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Ann Intern Med. 2012 Jan 3;156(1 Pt 1):1-10. doi: 10.7326/0003-4819-156-1-201201030-00002.

Spinal manipulation, medication, or home exercise with advice for acute and subacute neck pain: a randomized trial.

Author information

1
Northwestern Health Sciences University, Pain Management and Rehabilitation Center, Minneapolis, Minnesota, USA. gbronfort@nwhealth.edu

Abstract

BACKGROUND:

Mechanical neck pain is a common condition that affects an estimated 70% of persons at some point in their lives. Little research exists to guide the choice of therapy for acute and subacute neck pain.

OBJECTIVE:

To determine the relative efficacy of spinal manipulation therapy (SMT), medication, and home exercise with advice (HEA) for acute and subacute neck pain in both the short and long term.

DESIGN:

Randomized, controlled trial. (ClinicalTrials.gov registration number: NCT00029770)

SETTING:

1 university research center and 1 pain management clinic in Minnesota.

PARTICIPANTS:

272 persons aged 18 to 65 years who had nonspecific neck pain for 2 to 12 weeks.

INTERVENTION:

12 weeks of SMT, medication, or HEA.

MEASUREMENTS:

The primary outcome was participant-rated pain, measured at 2, 4, 8, 12, 26, and 52 weeks after randomization. Secondary measures were self-reported disability, global improvement, medication use, satisfaction, general health status (Short Form-36 Health Survey physical and mental health scales), and adverse events. Blinded evaluation of neck motion was performed at 4 and 12 weeks.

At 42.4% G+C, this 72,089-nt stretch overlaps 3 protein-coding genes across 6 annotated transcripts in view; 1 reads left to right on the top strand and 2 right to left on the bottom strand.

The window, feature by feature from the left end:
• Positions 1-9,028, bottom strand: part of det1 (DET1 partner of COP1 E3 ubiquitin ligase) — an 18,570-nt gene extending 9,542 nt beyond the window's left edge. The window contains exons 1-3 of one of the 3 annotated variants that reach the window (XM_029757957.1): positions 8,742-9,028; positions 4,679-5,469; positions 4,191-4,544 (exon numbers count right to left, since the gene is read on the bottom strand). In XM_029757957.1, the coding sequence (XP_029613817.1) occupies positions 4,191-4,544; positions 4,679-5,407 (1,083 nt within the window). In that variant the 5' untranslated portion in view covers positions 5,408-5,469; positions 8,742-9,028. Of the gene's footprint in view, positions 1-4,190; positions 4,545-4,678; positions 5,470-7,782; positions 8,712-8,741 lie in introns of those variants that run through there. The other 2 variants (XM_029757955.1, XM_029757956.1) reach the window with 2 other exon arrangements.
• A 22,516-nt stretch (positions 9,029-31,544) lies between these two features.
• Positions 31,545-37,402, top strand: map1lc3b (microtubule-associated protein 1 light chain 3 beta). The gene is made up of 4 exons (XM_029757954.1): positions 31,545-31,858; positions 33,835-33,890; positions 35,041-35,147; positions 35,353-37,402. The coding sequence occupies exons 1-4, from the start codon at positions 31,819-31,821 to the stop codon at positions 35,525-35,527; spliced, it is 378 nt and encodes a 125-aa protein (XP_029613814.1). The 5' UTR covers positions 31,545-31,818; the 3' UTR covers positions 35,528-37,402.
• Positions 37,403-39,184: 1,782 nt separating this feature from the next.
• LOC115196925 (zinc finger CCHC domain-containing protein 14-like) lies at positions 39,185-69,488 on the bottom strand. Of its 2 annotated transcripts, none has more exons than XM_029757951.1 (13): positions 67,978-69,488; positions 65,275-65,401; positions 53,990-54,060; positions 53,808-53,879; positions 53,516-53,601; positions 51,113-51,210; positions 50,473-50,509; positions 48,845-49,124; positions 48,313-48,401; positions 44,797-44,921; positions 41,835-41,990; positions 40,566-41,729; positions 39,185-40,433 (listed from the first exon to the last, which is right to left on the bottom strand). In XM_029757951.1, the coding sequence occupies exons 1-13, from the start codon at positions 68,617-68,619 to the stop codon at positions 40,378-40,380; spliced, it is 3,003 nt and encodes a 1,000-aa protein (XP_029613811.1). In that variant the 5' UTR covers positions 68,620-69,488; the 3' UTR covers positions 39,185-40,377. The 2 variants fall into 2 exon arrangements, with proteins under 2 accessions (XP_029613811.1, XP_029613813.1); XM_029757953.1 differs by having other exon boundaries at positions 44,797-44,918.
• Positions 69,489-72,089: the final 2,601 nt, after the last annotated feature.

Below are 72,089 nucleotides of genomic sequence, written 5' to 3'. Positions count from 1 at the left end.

RESULTS:

For pain, SMT had a statistically significant advantage over medication after 8, 12, 26, and 52 weeks (P ≤ 0.010), and HEA was superior to medication at 26 weeks (P = 0.02). No important differences in pain were found between SMT and HEA at any time point. Results for most of the secondary outcomes were similar to those of the primary outcome.

LIMITATIONS:

Participants and providers could not be blinded. No specific criteria for defining clinically important group differences were prespecified or available from the literature.

CONCLUSION:

For participants with acute and subacute neck pain, SMT was more effective than medication in both the short and long term. However, a few instructional sessions of HEA resulted in similar outcomes at most time points.

PRIMARY FUNDING SOURCE:

National Center for Complementary and Alternative Medicine, National Institutes of Health.

[Indexed for MEDLINE]

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